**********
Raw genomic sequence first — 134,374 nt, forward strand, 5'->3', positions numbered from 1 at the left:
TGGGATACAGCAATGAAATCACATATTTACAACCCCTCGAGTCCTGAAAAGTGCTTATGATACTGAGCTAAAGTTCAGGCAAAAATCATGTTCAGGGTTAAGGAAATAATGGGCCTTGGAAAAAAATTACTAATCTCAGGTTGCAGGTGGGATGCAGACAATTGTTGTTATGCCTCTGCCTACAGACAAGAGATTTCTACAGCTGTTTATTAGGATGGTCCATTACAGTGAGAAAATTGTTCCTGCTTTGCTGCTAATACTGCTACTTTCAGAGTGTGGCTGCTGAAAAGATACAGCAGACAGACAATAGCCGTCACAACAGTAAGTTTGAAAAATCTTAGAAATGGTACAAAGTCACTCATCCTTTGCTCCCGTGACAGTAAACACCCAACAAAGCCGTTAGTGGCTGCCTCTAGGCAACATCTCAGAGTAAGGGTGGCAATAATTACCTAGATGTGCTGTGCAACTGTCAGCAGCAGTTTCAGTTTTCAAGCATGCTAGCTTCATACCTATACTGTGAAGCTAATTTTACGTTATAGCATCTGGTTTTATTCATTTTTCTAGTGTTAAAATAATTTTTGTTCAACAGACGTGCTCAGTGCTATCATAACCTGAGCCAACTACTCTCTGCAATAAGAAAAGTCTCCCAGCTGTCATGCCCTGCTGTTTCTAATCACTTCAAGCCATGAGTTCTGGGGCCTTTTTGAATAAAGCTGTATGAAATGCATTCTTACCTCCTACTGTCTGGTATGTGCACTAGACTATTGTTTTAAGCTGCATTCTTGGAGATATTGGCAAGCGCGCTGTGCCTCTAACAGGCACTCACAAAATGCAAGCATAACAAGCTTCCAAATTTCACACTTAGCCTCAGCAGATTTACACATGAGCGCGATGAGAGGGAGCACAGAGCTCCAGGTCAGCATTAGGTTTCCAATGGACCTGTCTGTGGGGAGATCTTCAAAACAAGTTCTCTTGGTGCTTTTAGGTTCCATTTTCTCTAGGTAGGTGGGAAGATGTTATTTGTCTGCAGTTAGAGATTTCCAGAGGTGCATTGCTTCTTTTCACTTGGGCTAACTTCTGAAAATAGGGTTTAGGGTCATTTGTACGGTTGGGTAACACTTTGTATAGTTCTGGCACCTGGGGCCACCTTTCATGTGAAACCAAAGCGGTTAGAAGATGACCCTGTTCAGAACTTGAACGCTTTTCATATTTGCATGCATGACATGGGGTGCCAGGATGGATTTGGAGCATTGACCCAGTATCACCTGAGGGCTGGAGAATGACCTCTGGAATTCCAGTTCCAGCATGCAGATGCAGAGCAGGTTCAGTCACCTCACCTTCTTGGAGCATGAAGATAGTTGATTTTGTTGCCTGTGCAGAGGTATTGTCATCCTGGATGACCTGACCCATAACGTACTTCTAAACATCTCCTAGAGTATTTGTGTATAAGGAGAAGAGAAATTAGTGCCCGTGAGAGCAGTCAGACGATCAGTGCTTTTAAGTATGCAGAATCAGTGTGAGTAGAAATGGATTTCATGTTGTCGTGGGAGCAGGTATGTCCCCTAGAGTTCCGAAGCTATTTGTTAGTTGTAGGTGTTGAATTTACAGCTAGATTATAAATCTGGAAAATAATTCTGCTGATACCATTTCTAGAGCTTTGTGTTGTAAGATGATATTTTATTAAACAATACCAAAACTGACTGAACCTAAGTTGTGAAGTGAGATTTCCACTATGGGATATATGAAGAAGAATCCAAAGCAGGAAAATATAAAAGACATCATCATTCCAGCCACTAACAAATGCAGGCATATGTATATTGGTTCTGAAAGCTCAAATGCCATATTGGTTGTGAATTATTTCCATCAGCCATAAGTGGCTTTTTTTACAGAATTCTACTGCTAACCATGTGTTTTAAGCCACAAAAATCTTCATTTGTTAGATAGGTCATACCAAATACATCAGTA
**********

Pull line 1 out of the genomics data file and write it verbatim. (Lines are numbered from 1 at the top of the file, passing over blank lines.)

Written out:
Raw genomic sequence first — 134,374 nt, forward strand, 5'->3', positions numbered from 1 at the left: